- EXIT PLAN: Jeff Daugherty looks back on 7 years in hot seat
- THIS WEEK: December 12-17, 2013
- HIGH ART: Mix’d Media gets Euro
- BOOK REVIEW: In the Shadows of the Tetons
- MUSIC BOX: Dirt Road refuses to get paved
- Winter sched announced at CFA
- Yogis go rogue: New styles, studios give downward dog new meaning
- THIS WEEK: December 4 – 10, 2013
- MUSIC BOX: Music scene ramps up with ski season
- GET OUT: Beat the cold with hot yoga
REDNECK PERSPECTIVE: Clyde strayed, only pieces found
JACKSON HOLE, WYO – In honor of “Wild” author Cheryl Strayed appearing at “Page to the Podium,” I offer a column that appeared two years ago when her book was the latest in the confused-female-finding-herself-in-nature genre. Her book was an inspiration to women everywhere and made men even more grateful for their gender selection.
Susie recently finished reading the best seller “Wild,” a book by Cheryl Strayed about a woman “finding herself” while hiking the Pacific Crest Trail.
“The book was so inspiring,” Susie told me. “An Oprah book-of-the-month selection. I think you should go on a long hike. It could change your life.”
Women love books (especially Oprah books) about women finding themselves, about women learning to cope with emotions from past relationships, about women coming to grips with their anger toward their parents and siblings, about women discovering they are stronger than they thought, more confident, bolder and less fearful. Not to put too fine of a point on it, but have women ever heard of tequila?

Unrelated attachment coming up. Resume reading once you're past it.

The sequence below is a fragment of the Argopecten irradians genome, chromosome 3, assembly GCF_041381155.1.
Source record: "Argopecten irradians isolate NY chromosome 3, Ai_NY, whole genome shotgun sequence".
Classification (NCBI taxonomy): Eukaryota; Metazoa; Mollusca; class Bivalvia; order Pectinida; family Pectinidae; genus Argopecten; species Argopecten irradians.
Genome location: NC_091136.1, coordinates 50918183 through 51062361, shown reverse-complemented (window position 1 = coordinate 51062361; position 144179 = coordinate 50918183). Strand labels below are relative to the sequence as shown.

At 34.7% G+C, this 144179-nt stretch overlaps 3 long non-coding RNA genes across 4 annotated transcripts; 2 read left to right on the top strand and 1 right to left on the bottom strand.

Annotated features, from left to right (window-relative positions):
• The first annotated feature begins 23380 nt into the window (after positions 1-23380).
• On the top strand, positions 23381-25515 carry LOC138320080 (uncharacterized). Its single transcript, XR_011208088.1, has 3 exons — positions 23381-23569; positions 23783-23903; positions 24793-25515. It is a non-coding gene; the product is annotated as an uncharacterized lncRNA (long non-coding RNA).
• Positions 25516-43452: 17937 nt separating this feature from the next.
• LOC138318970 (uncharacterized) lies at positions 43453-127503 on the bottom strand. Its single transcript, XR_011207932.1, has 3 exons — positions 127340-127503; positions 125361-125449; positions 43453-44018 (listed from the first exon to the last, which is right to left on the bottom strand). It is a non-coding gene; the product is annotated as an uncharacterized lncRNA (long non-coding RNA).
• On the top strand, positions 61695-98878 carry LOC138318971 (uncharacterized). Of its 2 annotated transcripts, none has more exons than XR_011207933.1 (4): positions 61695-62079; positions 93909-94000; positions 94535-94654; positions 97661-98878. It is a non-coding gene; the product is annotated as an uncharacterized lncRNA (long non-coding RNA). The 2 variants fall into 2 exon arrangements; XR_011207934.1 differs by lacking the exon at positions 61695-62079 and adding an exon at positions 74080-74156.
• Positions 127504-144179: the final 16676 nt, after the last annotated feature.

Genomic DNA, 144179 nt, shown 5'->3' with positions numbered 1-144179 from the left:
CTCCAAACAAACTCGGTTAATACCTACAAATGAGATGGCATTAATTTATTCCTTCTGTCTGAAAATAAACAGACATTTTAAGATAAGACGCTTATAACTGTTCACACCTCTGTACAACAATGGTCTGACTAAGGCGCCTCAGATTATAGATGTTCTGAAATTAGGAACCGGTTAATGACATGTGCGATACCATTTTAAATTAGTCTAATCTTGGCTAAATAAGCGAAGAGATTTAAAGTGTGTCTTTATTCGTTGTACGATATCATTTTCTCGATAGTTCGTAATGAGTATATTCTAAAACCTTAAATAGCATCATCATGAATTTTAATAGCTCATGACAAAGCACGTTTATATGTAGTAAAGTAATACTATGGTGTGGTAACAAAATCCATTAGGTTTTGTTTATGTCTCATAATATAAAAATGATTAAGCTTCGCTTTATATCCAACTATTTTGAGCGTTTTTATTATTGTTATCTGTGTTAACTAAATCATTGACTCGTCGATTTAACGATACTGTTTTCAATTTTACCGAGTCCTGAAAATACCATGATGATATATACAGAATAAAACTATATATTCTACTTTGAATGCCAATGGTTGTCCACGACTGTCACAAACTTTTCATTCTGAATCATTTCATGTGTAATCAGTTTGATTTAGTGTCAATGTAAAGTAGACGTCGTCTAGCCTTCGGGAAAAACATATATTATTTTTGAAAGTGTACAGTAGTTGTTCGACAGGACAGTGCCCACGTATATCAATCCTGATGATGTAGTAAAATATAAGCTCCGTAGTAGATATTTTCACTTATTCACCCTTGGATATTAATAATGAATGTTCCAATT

The next day I couldn’t take my mind off what Susie said. Was my existence hollow? Is there more to life than beer, guns, pickups, fart jokes, NFL football and one-night stands with inebriated Utah girls? Any reasonable person (i.e. a male) would say, “Of course not.” Still, chicks dig that kind of introspective self-examination stuff.
I decided to hike the GTPPT (Game to Pub Place Trail). I strapped a cooler of beer and ice on my back and began. In an attempt to lighten the load, I downed beer while I hiked, throwing the cans over the fence so as not to litter the bike path. Bikers passed me and stared, no doubt wondering what would possess a man to hike alone on the GTPPT, wondering if I was ever frightened, if I had doubts. Perhaps they looked into themselves, wondering if they too could attempt such a journey. Perhaps I inspired some of them. If so, I wish them Godspeed.
I rested against a fence post and popped another beer. I thought about my past relationships, my childhood hurts, my unresolved issues. A fox scampered onto the path. He gazed inquisitively at me, as if he knew that on the wilds of this trail he shared a commonality of place and survival with all wayfarers, soul-seekers and self-discoverers. He moved his head back and forth as if he understood what it means to “just let it be.” The discharge from my .44 shattered the air. The fox disintegrated, leaving only a splatter of blood, a tuft of hair, and a hole in the pavement. I never did get the whole “just let it be” thing.
I realized then that all my issues were resolved, if I had any to begin with, which, as a male, I had no way of knowing anyway. I was healed, at peace with the universe, knowing that whatever struggles lay ahead, whatever my final destiny, I will be fine as long as the beer and ammo hold out.